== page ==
Deficits and Debt

A Preventable Crisis: Exploring Fiscal Crisis Scenarios for the United States

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In this policy paper released by CRFB's Fiscal Roadmap Project, CRFB argues that unless we change course, "a fiscal crisis in one form or another will surely ensue." The paper discusses six realistic crisis scenarios the U.S. could face if debt continues on its upward trajectory. A crisis could be gradual or it could be sudden.

CBO's Analysis of the President's FY2011 Budget

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In its Analysis of the President's Budget, CBO estimates that the FY 2011 budget proposals would cause public debt levels to rise to 90 percent of GDP, above the 68 percent projected in CBO's baseline. It is clear that the President's Budget continues to place the country on an unsustainable fiscal path. The Administration must address the issue of excessive borrowing in the event that the fiscal commission does not get the country back on sustainable fiscal footing.

Fiscal Turnarounds: International Success Stories

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The U.S. is not alone in facing massive budget deficits and an exploding debt, nor is it the first country to face this type of situation. There are important lessons we can learn from other countries' fiscal turnarounds. In this paper CRFB discusses the experiences of Canada, Denmark, Finland, Ireland, and Sweden in successfully bringing their debt under control.

CRFB Reacts to the State of the Union Address

Bill Frenzel
Tim Penny
Charlie Stenholm

Maya MacGuineas
Barry Anderson
Roy Ash
Charles Bowsher
Steve Coll
Dan Crippen
Vic Fazio
Willis Gradison
William Gray, III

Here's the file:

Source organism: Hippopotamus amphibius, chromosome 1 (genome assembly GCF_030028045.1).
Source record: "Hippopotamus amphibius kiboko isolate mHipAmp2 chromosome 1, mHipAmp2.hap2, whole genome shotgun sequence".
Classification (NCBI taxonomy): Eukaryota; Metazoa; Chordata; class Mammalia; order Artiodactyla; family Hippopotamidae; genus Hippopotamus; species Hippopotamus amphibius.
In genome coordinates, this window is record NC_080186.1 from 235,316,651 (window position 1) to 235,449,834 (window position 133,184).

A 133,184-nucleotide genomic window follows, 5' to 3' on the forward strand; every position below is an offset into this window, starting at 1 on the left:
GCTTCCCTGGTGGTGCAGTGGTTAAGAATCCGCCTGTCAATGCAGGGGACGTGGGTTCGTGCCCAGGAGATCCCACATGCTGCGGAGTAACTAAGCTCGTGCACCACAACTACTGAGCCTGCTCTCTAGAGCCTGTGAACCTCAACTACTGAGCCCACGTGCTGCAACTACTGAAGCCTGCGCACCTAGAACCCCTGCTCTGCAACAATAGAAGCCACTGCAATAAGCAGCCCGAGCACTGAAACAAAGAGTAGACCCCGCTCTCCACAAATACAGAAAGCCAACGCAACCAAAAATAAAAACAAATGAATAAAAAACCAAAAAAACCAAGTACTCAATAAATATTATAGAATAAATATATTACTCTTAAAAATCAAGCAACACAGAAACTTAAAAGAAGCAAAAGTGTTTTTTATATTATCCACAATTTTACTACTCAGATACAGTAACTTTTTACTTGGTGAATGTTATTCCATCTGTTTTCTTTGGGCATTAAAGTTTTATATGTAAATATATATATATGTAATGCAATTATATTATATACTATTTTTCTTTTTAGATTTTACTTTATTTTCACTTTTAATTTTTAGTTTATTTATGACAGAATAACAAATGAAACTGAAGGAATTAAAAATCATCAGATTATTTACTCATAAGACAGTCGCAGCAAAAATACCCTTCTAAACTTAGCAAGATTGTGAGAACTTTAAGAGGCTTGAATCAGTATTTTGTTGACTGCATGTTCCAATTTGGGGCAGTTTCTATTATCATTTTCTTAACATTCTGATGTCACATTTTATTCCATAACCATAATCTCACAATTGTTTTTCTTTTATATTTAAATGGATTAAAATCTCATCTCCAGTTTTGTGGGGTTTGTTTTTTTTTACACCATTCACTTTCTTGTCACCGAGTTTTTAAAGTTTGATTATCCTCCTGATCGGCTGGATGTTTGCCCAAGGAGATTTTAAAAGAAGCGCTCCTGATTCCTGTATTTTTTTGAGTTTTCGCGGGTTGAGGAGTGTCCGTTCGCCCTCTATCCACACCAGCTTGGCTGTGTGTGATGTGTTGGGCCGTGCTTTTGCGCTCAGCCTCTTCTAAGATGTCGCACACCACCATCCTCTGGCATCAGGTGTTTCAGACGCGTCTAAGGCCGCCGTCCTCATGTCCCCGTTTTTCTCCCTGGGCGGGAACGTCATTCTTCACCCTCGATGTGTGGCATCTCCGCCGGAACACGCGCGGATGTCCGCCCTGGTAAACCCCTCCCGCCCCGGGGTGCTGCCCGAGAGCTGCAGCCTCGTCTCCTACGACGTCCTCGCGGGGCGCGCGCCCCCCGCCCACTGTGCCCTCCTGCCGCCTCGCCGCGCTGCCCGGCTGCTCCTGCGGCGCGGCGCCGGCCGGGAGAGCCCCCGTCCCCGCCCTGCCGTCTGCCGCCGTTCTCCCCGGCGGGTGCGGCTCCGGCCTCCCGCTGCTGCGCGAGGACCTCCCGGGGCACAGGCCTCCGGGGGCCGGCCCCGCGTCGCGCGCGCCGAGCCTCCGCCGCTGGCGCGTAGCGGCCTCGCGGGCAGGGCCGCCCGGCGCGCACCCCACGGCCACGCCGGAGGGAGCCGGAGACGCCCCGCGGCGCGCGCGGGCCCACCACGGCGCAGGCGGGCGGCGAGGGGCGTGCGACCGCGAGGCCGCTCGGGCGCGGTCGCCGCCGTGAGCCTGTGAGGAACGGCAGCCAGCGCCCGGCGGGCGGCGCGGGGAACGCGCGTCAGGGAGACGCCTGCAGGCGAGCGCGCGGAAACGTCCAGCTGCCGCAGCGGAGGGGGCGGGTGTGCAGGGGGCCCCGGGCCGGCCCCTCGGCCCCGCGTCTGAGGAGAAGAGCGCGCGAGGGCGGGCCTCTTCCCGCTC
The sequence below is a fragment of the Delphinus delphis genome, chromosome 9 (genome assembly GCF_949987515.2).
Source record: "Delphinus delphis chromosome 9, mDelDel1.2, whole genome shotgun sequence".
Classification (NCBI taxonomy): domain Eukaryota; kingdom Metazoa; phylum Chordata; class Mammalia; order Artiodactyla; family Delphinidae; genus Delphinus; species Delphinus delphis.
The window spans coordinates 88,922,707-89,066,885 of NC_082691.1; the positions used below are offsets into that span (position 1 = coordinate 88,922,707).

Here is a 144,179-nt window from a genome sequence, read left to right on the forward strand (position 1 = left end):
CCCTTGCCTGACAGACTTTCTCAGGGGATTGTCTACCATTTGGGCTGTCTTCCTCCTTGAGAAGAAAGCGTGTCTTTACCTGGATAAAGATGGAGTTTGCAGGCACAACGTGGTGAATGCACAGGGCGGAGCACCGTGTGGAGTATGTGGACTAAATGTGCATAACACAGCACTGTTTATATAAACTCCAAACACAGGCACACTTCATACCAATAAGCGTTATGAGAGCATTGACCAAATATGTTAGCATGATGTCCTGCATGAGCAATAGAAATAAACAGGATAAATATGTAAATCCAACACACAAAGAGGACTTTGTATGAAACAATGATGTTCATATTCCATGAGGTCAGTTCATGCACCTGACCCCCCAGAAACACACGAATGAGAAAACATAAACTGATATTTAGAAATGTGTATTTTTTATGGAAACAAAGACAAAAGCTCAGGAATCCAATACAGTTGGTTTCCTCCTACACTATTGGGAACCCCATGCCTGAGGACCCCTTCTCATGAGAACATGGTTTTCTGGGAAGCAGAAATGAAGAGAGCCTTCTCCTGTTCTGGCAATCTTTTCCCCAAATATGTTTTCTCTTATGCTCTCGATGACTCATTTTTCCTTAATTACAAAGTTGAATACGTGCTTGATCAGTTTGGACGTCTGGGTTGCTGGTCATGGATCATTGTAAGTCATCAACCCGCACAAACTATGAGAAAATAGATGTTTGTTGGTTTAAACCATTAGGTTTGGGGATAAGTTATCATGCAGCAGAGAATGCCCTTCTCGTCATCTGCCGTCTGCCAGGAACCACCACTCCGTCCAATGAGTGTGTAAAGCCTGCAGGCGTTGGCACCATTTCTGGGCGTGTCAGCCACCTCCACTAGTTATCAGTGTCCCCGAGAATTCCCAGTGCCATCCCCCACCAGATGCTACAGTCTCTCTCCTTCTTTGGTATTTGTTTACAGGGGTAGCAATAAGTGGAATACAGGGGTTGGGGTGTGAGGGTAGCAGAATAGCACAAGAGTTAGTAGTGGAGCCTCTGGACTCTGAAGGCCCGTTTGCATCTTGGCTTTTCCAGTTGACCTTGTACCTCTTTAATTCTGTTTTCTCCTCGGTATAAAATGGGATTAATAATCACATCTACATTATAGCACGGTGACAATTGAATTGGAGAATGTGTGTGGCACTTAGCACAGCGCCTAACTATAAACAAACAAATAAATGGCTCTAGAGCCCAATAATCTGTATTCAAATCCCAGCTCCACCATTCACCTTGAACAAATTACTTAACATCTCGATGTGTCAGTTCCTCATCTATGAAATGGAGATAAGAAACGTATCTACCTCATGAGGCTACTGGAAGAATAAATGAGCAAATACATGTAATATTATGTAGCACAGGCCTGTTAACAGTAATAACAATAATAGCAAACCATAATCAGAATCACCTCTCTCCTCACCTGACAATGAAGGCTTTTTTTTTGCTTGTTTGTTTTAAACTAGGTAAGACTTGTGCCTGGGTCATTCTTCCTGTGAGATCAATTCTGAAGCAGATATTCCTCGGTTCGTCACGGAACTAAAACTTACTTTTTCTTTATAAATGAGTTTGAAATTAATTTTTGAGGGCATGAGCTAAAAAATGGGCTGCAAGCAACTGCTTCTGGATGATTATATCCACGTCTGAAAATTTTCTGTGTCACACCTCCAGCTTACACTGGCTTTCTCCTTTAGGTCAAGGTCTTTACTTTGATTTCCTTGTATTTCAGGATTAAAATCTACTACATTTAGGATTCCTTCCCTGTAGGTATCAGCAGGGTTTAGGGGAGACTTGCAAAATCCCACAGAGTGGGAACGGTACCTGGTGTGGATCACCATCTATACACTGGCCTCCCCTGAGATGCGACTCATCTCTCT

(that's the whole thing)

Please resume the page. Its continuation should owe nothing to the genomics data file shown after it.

William Hoagland
Douglas Holtz-Eakin
Jim Jones
Lou Kerr
Jim Kolbe
James Lynn
James McIntrye, Jr.
David Minge
Jim Nussle
Marne Obernauer, Jr.
June O'Neill
Rudolph Penner
Peter Peterson
Robert Reischauer
Alice Rivlin
Martin Sabo
Gene Steuerle
David Stockman
Paul Volcker
Carol Cox Wait
David M. Walker
Joseph Wright, Jr.

Elmer Staats
Robert Strauss

CRFB Reacts to the State of the Union Address
January 27, 2010

The Committee for a Responsible Federal Budget commends President Obama for his focus on deficit reduction in his State of the Union address, and hopes that he will follow through by pressing Congress to enact medium- and long-term deficit reduction policies over the next year.

As the President remarked tonight, we find ourselves in a “massive fiscal hole… a challenge that makes all others that much harder to solve.” And he argued, rightly so, that “if we do not take meaningful steps to rein in our debt, it could damage our markets, increase the cost of borrowing, and jeopardize our recovery.”

The President offered three proposals, in particular, which would be promising steps in the right direction:

  • A three-year non-security discretionary spending freeze, beginning in fiscal year 2011, and enforced by a veto, if necessary;
  • A bipartisan fiscal commission – created by executive order and fashioned after the Conrad-Gregg proposal – to provide a specific set of solutions to our fiscal problems;
  • The reinstatement of statutory pay-as-you-go laws (although as we’ve mentioned before, we are concerned about the large number of exemptions).

“We are thrilled that President Obama understands the threat of ever-rising debt, and is making some concrete proposals to begin to address it,” said Maya MacGuineas, President of the Committee for a Responsible Budget. “But actions speak louder than words. In the coming weeks and months, we urge the President to bring together members of both parties and begin taking concrete actions to stabilize the debt once the economy recovers.” 


Click here for a pdf version of this release.

For press inquiries, please contact Kate Brown at (202) 596-3365 or


Op-Ed: Obama's Freeze Is a Good First Step

CNN | Jan. 27, 2010